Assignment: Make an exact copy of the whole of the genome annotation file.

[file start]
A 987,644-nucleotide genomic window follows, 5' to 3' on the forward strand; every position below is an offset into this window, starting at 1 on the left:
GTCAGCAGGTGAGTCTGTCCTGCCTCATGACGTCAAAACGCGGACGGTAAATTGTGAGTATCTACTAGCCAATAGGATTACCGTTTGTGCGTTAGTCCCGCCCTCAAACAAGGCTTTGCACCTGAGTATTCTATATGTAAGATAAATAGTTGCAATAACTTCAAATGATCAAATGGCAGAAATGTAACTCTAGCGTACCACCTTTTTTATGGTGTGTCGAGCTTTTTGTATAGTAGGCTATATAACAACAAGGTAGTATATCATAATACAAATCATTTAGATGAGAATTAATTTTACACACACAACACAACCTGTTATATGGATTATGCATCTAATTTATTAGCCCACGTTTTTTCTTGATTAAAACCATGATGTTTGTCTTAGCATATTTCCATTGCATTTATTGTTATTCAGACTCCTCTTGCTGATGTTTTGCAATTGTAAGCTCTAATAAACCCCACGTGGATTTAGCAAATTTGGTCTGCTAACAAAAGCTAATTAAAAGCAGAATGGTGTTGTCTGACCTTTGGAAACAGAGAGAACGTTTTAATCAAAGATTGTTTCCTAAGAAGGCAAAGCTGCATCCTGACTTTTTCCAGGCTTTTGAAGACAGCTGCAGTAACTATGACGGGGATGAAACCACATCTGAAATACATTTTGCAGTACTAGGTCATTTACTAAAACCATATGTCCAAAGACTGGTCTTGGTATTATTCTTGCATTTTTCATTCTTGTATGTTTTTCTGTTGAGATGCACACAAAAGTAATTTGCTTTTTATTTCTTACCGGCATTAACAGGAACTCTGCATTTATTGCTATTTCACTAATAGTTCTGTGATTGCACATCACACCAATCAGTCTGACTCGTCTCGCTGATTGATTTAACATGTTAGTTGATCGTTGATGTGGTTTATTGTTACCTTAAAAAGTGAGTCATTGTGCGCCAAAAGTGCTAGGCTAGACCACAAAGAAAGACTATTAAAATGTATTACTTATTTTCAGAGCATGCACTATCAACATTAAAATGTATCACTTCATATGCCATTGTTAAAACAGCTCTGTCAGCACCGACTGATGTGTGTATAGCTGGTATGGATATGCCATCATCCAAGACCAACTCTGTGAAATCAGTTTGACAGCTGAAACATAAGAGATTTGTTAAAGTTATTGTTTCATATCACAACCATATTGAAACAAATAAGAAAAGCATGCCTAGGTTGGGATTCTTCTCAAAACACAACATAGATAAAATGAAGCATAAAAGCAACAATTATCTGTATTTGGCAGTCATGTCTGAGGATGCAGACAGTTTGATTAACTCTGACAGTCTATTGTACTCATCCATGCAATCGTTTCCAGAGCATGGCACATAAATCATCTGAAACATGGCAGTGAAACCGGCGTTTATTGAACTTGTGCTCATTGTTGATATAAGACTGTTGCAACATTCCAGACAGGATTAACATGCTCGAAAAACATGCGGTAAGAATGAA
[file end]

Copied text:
A 987,644-nucleotide genomic window follows, 5' to 3' on the forward strand; every position below is an offset into this window, starting at 1 on the left:
GTCAGCAGGTGAGTCTGTCCTGCCTCATGACGTCAAAACGCGGACGGTAAATTGTGAGTATCTACTAGCCAATAGGATTACCGTTTGTGCGTTAGTCCCGCCCTCAAACAAGGCTTTGCACCTGAGTATTCTATATGTAAGATAAATAGTTGCAATAACTTCAAATGATCAAATGGCAGAAATGTAACTCTAGCGTACCACCTTTTTTATGGTGTGTCGAGCTTTTTGTATAGTAGGCTATATAACAACAAGGTAGTATATCATAATACAAATCATTTAGATGAGAATTAATTTTACACACACAACACAACCTGTTATATGGATTATGCATCTAATTTATTAGCCCACGTTTTTTCTTGATTAAAACCATGATGTTTGTCTTAGCATATTTCCATTGCATTTATTGTTATTCAGACTCCTCTTGCTGATGTTTTGCAATTGTAAGCTCTAATAAACCCCACGTGGATTTAGCAAATTTGGTCTGCTAACAAAAGCTAATTAAAAGCAGAATGGTGTTGTCTGACCTTTGGAAACAGAGAGAACGTTTTAATCAAAGATTGTTTCCTAAGAAGGCAAAGCTGCATCCTGACTTTTTCCAGGCTTTTGAAGACAGCTGCAGTAACTATGACGGGGATGAAACCACATCTGAAATACATTTTGCAGTACTAGGTCATTTACTAAAACCATATGTCCAAAGACTGGTCTTGGTATTATTCTTGCATTTTTCATTCTTGTATGTTTTTCTGTTGAGATGCACACAAAAGTAATTTGCTTTTTATTTCTTACCGGCATTAACAGGAACTCTGCATTTATTGCTATTTCACTAATAGTTCTGTGATTGCACATCACACCAATCAGTCTGACTCGTCTCGCTGATTGATTTAACATGTTAGTTGATCGTTGATGTGGTTTATTGTTACCTTAAAAAGTGAGTCATTGTGCGCCAAAAGTGCTAGGCTAGACCACAAAGAAAGACTATTAAAATGTATTACTTATTTTCAGAGCATGCACTATCAACATTAAAATGTATCACTTCATATGCCATTGTTAAAACAGCTCTGTCAGCACCGACTGATGTGTGTATAGCTGGTATGGATATGCCATCATCCAAGACCAACTCTGTGAAATCAGTTTGACAGCTGAAACATAAGAGATTTGTTAAAGTTATTGTTTCATATCACAACCATATTGAAACAAATAAGAAAAGCATGCCTAGGTTGGGATTCTTCTCAAAACACAACATAGATAAAATGAAGCATAAAAGCAACAATTATCTGTATTTGGCAGTCATGTCTGAGGATGCAGACAGTTTGATTAACTCTGACAGTCTATTGTACTCATCCATGCAATCGTTTCCAGAGCATGGCACATAAATCATCTGAAACATGGCAGTGAAACCGGCGTTTATTGAACTTGTGCTCATTGTTGATATAAGACTGTTGCAACATTCCAGACAGGATTAACATGCTCGAAAAACATGCGGTAAGAATGAA